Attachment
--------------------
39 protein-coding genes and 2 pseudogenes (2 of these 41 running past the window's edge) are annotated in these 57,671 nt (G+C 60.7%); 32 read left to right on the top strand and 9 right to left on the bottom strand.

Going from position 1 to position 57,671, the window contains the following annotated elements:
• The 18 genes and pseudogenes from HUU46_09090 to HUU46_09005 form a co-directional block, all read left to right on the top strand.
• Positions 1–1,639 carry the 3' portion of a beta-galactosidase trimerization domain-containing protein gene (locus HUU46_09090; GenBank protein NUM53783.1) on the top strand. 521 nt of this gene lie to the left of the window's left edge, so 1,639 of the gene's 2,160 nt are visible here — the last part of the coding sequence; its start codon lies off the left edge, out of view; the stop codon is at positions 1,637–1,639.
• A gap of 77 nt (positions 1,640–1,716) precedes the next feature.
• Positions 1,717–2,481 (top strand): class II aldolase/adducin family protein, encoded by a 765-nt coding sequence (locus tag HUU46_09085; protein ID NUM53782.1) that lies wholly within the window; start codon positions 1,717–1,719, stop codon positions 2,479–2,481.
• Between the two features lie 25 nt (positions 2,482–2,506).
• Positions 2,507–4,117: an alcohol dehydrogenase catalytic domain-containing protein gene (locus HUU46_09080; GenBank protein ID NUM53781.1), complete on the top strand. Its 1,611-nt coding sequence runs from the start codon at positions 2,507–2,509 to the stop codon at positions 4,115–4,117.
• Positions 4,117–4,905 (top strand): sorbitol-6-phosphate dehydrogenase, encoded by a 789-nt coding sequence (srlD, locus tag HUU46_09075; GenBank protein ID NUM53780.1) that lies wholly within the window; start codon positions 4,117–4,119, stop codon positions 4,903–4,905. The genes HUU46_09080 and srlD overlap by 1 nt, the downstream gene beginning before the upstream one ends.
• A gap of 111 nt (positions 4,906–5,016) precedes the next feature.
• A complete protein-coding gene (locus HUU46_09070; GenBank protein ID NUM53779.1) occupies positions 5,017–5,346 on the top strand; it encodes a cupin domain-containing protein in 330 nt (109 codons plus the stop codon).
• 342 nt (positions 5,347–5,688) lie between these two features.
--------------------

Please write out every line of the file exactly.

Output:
39 protein-coding genes and 2 pseudogenes (2 of these 41 running past the window's edge) are annotated in these 57,671 nt (G+C 60.7%); 32 read left to right on the top strand and 9 right to left on the bottom strand.

Going from position 1 to position 57,671, the window contains the following annotated elements:
• The 18 genes and pseudogenes from HUU46_09090 to HUU46_09005 form a co-directional block, all read left to right on the top strand.
• Positions 1–1,639 carry the 3' portion of a beta-galactosidase trimerization domain-containing protein gene (locus HUU46_09090; GenBank protein NUM53783.1) on the top strand. 521 nt of this gene lie to the left of the window's left edge, so 1,639 of the gene's 2,160 nt are visible here — the last part of the coding sequence; its start codon lies off the left edge, out of view; the stop codon is at positions 1,637–1,639.
• A gap of 77 nt (positions 1,640–1,716) precedes the next feature.
• Positions 1,717–2,481 (top strand): class II aldolase/adducin family protein, encoded by a 765-nt coding sequence (locus tag HUU46_09085; protein ID NUM53782.1) that lies wholly within the window; start codon positions 1,717–1,719, stop codon positions 2,479–2,481.
• Between the two features lie 25 nt (positions 2,482–2,506).
• Positions 2,507–4,117: an alcohol dehydrogenase catalytic domain-containing protein gene (locus HUU46_09080; GenBank protein ID NUM53781.1), complete on the top strand. Its 1,611-nt coding sequence runs from the start codon at positions 2,507–2,509 to the stop codon at positions 4,115–4,117.
• Positions 4,117–4,905 (top strand): sorbitol-6-phosphate dehydrogenase, encoded by a 789-nt coding sequence (srlD, locus tag HUU46_09075; GenBank protein ID NUM53780.1) that lies wholly within the window; start codon positions 4,117–4,119, stop codon positions 4,903–4,905. The genes HUU46_09080 and srlD overlap by 1 nt, the downstream gene beginning before the upstream one ends.
• A gap of 111 nt (positions 4,906–5,016) precedes the next feature.
• A complete protein-coding gene (locus HUU46_09070; GenBank protein ID NUM53779.1) occupies positions 5,017–5,346 on the top strand; it encodes a cupin domain-containing protein in 330 nt (109 codons plus the stop codon).
• 342 nt (positions 5,347–5,688) lie between these two features.